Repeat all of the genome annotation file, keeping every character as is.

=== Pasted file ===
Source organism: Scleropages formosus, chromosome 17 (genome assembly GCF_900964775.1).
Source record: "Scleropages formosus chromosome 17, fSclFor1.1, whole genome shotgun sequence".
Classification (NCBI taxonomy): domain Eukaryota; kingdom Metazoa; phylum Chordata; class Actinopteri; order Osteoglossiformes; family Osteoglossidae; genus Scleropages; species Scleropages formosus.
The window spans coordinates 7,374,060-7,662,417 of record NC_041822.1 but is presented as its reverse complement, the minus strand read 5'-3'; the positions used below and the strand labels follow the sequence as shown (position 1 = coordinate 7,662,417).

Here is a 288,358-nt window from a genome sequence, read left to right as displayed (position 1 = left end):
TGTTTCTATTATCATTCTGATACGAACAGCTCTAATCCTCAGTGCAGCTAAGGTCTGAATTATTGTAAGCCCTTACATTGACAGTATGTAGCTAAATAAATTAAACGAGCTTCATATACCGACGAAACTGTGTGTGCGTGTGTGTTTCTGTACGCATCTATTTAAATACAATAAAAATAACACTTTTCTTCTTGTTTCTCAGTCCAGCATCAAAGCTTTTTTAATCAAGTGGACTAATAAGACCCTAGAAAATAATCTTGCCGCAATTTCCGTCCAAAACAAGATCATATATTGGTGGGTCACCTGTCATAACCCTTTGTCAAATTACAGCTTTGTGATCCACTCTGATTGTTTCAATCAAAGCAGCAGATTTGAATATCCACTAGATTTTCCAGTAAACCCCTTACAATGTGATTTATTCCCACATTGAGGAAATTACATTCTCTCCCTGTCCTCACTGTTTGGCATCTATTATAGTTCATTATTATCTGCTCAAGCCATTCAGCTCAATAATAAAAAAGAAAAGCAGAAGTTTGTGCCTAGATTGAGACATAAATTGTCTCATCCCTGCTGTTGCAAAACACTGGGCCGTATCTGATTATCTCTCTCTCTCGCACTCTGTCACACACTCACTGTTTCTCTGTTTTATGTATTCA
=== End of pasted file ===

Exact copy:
Source organism: Scleropages formosus, chromosome 17 (genome assembly GCF_900964775.1).
Source record: "Scleropages formosus chromosome 17, fSclFor1.1, whole genome shotgun sequence".
Classification (NCBI taxonomy): domain Eukaryota; kingdom Metazoa; phylum Chordata; class Actinopteri; order Osteoglossiformes; family Osteoglossidae; genus Scleropages; species Scleropages formosus.
The window spans coordinates 7,374,060-7,662,417 of record NC_041822.1 but is presented as its reverse complement, the minus strand read 5'-3'; the positions used below and the strand labels follow the sequence as shown (position 1 = coordinate 7,662,417).

Here is a 288,358-nt window from a genome sequence, read left to right as displayed (position 1 = left end):
TGTTTCTATTATCATTCTGATACGAACAGCTCTAATCCTCAGTGCAGCTAAGGTCTGAATTATTGTAAGCCCTTACATTGACAGTATGTAGCTAAATAAATTAAACGAGCTTCATATACCGACGAAACTGTGTGTGCGTGTGTGTTTCTGTACGCATCTATTTAAATACAATAAAAATAACACTTTTCTTCTTGTTTCTCAGTCCAGCATCAAAGCTTTTTTAATCAAGTGGACTAATAAGACCCTAGAAAATAATCTTGCCGCAATTTCCGTCCAAAACAAGATCATATATTGGTGGGTCACCTGTCATAACCCTTTGTCAAATTACAGCTTTGTGATCCACTCTGATTGTTTCAATCAAAGCAGCAGATTTGAATATCCACTAGATTTTCCAGTAAACCCCTTACAATGTGATTTATTCCCACATTGAGGAAATTACATTCTCTCCCTGTCCTCACTGTTTGGCATCTATTATAGTTCATTATTATCTGCTCAAGCCATTCAGCTCAATAATAAAAAAGAAAAGCAGAAGTTTGTGCCTAGATTGAGACATAAATTGTCTCATCCCTGCTGTTGCAAAACACTGGGCCGTATCTGATTATCTCTCTCTCTCGCACTCTGTCACACACTCACTGTTTCTCTGTTTTATGTATTCA